For any product that I buy that doesn't have such markings, I mark it myself from the information on the adapter, but it's nice to have it there in the first place.
 

Offline nickn4

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Re: USB Power
« Reply #6 on: June 08, 2015, 12:13:19 am »
to me it seems also seems your idea is not optimized that great yet. just like peterFW said: "There are many solutions that are more reliable then a relay and need less power."
If you could give us an functional description and a schematic i would be happy to help you out.

nick
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Offline daneck

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Re: USB Power
« Reply #7 on: June 08, 2015, 12:16:10 pm »
I'm open to suggestions!

The circuit is for maintaining water level in a tank between upper and lower levels determined by two float/reed switches.  I could have simply used a mechanical water level valve but it would run too often to refill small amounts.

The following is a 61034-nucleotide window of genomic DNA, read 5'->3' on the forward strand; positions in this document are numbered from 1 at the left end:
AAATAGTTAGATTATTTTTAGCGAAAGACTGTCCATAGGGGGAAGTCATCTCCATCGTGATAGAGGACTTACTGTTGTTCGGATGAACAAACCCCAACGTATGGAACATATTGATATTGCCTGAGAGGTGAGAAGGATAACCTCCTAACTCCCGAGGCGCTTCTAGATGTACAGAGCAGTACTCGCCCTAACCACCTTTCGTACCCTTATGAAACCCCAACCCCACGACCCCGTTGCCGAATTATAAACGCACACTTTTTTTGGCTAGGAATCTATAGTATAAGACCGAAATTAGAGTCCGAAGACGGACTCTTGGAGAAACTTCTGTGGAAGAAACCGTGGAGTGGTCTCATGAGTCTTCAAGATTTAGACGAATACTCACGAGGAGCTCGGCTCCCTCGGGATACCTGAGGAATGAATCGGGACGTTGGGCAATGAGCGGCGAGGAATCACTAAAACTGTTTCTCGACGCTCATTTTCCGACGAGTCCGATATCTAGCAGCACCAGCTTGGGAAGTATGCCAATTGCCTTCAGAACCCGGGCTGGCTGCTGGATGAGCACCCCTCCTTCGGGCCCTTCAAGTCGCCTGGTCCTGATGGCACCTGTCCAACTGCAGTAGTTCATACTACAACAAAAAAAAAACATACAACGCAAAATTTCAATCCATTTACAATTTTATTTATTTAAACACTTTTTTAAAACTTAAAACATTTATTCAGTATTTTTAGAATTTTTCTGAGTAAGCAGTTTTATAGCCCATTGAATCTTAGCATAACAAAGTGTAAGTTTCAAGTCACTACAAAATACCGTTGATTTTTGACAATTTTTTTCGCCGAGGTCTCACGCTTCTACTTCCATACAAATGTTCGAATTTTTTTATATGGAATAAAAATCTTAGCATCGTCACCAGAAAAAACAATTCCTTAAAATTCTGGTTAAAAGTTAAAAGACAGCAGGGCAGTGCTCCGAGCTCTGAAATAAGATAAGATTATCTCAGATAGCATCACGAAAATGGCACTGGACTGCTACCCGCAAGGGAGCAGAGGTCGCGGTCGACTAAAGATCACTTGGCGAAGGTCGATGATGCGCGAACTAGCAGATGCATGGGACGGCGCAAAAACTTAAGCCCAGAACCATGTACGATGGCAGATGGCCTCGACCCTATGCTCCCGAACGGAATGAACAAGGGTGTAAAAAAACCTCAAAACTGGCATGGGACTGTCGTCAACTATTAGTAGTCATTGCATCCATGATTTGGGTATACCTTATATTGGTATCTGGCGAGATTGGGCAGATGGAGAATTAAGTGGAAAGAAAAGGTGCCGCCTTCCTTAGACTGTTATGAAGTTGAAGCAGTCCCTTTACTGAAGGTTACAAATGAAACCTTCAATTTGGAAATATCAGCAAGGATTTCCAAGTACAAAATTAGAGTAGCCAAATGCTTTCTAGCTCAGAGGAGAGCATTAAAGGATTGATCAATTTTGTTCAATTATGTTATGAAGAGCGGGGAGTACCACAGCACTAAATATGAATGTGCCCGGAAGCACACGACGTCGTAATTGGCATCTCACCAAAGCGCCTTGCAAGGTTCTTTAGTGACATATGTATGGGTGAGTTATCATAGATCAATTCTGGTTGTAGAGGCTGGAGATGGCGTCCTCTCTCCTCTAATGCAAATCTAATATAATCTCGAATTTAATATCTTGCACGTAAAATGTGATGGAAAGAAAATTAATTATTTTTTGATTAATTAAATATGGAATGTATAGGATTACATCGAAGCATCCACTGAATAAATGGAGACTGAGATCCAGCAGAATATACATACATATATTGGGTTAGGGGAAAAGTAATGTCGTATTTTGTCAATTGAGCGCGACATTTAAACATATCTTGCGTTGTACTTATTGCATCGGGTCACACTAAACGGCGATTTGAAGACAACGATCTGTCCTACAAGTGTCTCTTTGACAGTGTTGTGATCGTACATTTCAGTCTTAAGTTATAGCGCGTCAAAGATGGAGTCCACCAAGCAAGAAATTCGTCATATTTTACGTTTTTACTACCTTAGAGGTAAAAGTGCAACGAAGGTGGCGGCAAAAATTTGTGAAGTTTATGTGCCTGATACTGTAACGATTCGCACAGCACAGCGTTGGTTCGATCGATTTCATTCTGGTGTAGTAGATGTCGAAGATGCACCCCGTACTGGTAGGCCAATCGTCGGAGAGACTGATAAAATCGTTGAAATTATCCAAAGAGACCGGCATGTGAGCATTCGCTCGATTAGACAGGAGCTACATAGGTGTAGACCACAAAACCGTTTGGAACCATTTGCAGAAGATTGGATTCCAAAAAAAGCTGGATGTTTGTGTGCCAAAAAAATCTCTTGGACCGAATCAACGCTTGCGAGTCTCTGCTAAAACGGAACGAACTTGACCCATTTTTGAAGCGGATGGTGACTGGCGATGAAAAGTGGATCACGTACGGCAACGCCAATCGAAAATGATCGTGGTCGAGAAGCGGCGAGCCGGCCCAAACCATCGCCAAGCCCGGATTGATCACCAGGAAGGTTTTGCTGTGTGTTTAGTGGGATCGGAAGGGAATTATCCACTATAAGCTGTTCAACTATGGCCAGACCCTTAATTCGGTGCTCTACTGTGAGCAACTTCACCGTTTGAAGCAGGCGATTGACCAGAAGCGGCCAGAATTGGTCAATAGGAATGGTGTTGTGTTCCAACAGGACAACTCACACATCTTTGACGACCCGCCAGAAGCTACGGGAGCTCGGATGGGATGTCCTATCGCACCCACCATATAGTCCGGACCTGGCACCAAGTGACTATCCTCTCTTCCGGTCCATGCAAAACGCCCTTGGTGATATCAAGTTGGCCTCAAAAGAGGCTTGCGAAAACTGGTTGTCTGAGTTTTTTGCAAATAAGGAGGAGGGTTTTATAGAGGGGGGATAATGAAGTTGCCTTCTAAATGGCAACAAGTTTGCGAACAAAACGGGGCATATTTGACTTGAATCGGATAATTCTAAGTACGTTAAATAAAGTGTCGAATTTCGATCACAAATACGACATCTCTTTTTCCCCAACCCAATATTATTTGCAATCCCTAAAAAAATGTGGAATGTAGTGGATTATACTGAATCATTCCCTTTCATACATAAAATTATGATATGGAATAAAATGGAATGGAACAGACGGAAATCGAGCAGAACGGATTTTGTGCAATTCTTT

I could have used a flip-flop for the latching and a semiconductor driver for the solenoid, but that seemed overly complicated, admittedly at the cost of using more power.

Here is the schematic, where
   J1 is power jack
   J2 1 & 2 are connections to upper water level switch
   J2 3 & 4 are connections to lower water level switch
   D4 is reverse polarity protection Schottky
   K1 is DPDT mini relay
      S1 part of K1 is latch to keep circuit hot after activated by lower level switch until upper level switch shuts off
      S2 part of K1 is power for J3 which connects to water valve solenoid
   D1 and D2 are solenoid back EMF diodes
   D3 LED & R1 are for on-state indication

How would you "optimize"?  Thanks!

 

Offline daneck

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Re: USB Power
« Reply #8 on: June 08, 2015, 12:39:13 pm »
You are right, I could use just an upper level switch, but in that case I could just as well use a simple float valve with no electronics.
The problem is that it would run too frequently and I would rather have it operate in fewer large "gulps" than in many small "sips"!
« Last Edit: June 08, 2015, 12:44:34 pm by daneck »
 

Offline flynwill

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Re: USB Power
« Reply #9 on: June 08, 2015, 02:03:39 pm »